.25 ACP: The Best Cartridge For Really Little Guns

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Many are quick to dismiss .25 ACP as a defensive cartridge, but sometimes concealability and reliability are more important than stopping power.

.25 ACP Quick Facts:

  • Typically a 50-grain projectile traveling at ~800 FPS.
  • Designed by John Browning to be a more reliable pocket pistol cartridge than .22LR.
  • Fell out of common use by the 1980s.
  • Modern defense loads are still produced.

The prevailing attitude within the contemporary CCW community is that one should never carry a cartridge weaker than 9mm. When even .380 ACP is disparaged for having inadequate stopping power, you may be wondering why anyone would even consider .25 ACP to be anything besides obsolete. For those who carry a .45 because they don’t make a .46, the premise of trusting ones’ life to a cartridge this small is probably laughable, but in the 116 years since its invention, .25 ACP has put more people in the ground than one might expect. Carried by both criminals and their prospective victims for decades, .25 ACP may just be the hidden wonder that our renaissance of micro-compact pistols has been needing.

It is true that modern firearms technology has enabled us to make guns nearly as small as the pocket pistols of yore but chambered for much more potent cartridges, however, there are more factors at play than size and power when it comes to self-defense. I posit that despite the recent abundance of 9mm micro compacts, most people would still find utility in having an old Saturday night special in .25 ACP.

25 acp comparison
.25 ACP, 9mm and .45 ACP.

It Needs To Go Bang

Which would you rather have on you while strolling through a dangerous neighborhood, a .44 magnum with timing issues or a .22 target pistol that’s never failed you once? Personally, I’d feel much more confident with a reliable piece than I would with a more powerful one. Ideally, of course, we want to have both, but that’s not always possible. The potential ballistic energy stored in a big cartridge is worth exactly zero if it fails to go off, while good shot placement can more than compensate for poor ballistics.

While .25 ACP isn’t exactly a showstopper in any of its other properties, nobody can deny that it's about as reliable as any other centerfire cartridge. Even the nicest, most expensive defensive .22 loadings will be inherently less reliable due to their rimfire design, which is exactly why John Browning set out to create the .25. He chose a cartridge case that was as small as possible but could still contain a primer and designed a round-nosed jacketed projectile for more reliable feeding in autoloaders. Its semi-rimmed nature allows it to be used in both revolvers and semi-autos, and the rim aids with extraction in the latter.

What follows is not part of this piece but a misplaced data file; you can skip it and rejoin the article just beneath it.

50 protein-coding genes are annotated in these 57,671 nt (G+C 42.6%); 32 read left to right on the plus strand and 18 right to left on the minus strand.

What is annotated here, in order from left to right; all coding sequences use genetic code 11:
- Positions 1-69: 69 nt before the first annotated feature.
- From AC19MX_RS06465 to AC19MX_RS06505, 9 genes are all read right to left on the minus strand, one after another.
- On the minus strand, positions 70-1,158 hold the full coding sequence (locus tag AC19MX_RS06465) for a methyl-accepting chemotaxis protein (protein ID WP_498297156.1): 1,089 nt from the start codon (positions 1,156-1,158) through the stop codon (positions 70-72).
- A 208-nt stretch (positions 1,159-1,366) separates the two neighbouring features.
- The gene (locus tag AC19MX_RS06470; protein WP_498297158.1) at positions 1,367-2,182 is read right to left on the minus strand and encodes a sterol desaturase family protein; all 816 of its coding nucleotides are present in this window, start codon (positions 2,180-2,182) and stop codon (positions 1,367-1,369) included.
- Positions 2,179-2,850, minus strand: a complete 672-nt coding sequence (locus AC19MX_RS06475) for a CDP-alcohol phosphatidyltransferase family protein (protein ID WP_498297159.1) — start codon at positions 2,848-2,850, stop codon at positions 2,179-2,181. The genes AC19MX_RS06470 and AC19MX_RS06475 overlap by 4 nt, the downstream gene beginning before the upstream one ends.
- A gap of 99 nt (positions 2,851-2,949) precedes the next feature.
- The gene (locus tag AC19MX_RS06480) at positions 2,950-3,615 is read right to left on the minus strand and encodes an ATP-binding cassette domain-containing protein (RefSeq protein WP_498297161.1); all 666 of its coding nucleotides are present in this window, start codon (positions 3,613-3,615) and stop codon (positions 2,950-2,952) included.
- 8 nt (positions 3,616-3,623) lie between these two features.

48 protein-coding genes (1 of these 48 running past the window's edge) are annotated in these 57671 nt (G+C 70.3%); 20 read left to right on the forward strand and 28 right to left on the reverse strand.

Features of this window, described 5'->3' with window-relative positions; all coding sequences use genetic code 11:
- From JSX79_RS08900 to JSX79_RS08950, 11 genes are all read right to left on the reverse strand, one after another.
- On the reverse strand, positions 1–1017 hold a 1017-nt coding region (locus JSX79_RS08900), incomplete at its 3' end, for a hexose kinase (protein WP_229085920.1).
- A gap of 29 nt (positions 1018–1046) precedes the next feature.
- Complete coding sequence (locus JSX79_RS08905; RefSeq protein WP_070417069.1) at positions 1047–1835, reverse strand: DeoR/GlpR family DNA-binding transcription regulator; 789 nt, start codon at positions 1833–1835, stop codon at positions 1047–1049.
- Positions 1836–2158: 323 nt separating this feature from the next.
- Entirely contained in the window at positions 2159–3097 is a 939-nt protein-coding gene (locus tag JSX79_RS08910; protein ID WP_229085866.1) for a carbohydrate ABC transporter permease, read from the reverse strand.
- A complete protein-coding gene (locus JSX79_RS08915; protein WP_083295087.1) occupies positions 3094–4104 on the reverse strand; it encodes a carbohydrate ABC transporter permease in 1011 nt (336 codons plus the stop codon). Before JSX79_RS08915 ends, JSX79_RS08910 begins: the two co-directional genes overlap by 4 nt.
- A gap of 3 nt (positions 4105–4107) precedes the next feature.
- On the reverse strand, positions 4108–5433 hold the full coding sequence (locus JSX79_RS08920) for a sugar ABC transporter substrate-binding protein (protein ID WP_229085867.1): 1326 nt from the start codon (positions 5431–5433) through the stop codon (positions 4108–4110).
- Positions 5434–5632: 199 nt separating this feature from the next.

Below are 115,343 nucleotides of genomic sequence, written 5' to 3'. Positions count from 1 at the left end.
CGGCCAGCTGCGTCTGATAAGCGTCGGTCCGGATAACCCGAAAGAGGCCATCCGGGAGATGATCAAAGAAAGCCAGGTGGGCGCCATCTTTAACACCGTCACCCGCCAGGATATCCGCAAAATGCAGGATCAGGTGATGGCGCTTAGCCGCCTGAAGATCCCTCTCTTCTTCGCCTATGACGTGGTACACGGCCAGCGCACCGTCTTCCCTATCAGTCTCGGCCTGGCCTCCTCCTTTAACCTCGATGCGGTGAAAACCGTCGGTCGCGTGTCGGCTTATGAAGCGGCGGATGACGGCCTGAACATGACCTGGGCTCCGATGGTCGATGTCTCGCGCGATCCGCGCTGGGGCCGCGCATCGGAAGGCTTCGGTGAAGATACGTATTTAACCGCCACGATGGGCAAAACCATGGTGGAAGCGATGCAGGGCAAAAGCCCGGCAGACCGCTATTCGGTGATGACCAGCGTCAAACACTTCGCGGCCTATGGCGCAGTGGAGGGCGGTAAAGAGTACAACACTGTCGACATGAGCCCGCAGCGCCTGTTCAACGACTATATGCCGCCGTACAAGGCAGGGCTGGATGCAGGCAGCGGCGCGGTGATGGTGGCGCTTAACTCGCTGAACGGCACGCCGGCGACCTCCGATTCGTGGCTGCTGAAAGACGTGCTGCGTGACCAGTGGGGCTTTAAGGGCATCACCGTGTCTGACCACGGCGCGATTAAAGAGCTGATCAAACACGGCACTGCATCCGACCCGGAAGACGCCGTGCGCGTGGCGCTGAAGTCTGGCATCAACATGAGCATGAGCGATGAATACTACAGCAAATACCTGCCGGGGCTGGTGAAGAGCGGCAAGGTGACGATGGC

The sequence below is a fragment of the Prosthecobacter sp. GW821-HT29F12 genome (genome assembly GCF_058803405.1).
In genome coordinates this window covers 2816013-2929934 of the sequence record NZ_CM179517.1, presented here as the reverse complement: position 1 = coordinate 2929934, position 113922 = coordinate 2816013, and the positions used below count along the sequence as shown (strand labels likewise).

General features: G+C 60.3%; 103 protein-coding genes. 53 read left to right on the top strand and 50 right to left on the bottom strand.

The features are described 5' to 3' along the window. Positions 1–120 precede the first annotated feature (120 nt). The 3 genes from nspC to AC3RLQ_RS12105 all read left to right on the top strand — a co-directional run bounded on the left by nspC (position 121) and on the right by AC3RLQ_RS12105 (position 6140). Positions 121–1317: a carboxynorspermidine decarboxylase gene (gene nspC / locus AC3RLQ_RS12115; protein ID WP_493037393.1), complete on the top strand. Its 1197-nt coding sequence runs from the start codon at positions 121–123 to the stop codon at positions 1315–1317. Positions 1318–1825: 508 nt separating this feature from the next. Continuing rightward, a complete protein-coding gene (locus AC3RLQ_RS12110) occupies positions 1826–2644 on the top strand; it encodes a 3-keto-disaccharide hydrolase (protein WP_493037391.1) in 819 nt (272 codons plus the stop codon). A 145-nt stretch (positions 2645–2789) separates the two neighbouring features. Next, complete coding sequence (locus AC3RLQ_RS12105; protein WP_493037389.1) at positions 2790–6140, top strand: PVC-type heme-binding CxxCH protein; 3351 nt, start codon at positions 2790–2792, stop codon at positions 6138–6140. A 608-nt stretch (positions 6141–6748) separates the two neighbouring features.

Both studies and common sense tell us that during most defensive encounters involving a firearm, no shots are actually fired. While we should always plan for the worst when preparing for a potential defensive scenario, we must also accept the reality that if you ever are forced to draw your gun, the odds are that its mere presence will be enough to deescalate the situation. Even most of the dumbest criminals understand that gun=danger and will be equally dissuaded by Dirty Harry’s hand cannon as they would be by grandma’s old Tanfoglio.

25 acp tanfoglio
A Tanfoglio GT27 .25 ACP pocket pistol.

Room For Improvement

Despite all of these potential benefits and justifications, most .25 ACP pistols still suck. They were limited by the technology of their day and their cheap, disposable nature created a positive feedback loop resulting in increasingly poor-quality designs to be released over the years. Unlike most other pistol designs, many of the oldest .25 pocket pistols were of higher quality than those which would come later. With all due respect, it's no surprise that Colt, FN and Beretta can make a nicer gun than Lorcin.

Enough of these pocket pistols are still in use that several ammunition manufacturers continue to produce .25 ACP, despite there not being a new .25 pistol released on the market since perhaps the Taurus 25 PLY.

TaurusPLy25-4
A .25 Auto in the chamber of the Taurus 25 PLY.

The key advantage to pistols chambered in .25 ACP is obviously their size. Only rimfire cartridges could be used to shrink down pocket pistols any smaller, but the better reliability of centerfires makes .25 the clear winner in this category of firearms.

While no new .25 ACP pocket pistols have been developed in a very long time, and it remains unlikely that that will change anytime soon, if a company were to venture a new design I believe it could have good potential. The greatest shortcomings of most .25 pocket guns are their nearly useless sights, low capacities and the incorporation of outdated design features. If a new .25 ACP pocket pistol were to come to market that featured a lightweight polymer frame, better iron sights, a double-action trigger and maybe even a double-stack magazine, this otherwise obsolescent cartridge would just maybe make a comeback. If not a comeback, it would at least give guns like the new Ruger LCP MAX a run for their money.


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12 COMMENTS

  1. Hilarious 25acp article. So while many ammo makers are still manufacturing 25acp ammo, it’s a ghost towne for 25acp pistol makers. And for good reason, 25acp just doesn’t cut it. Besides CCW carriers can easily choose among numerous .380 & 9mm pistols barely larger than any very old 25acp auto.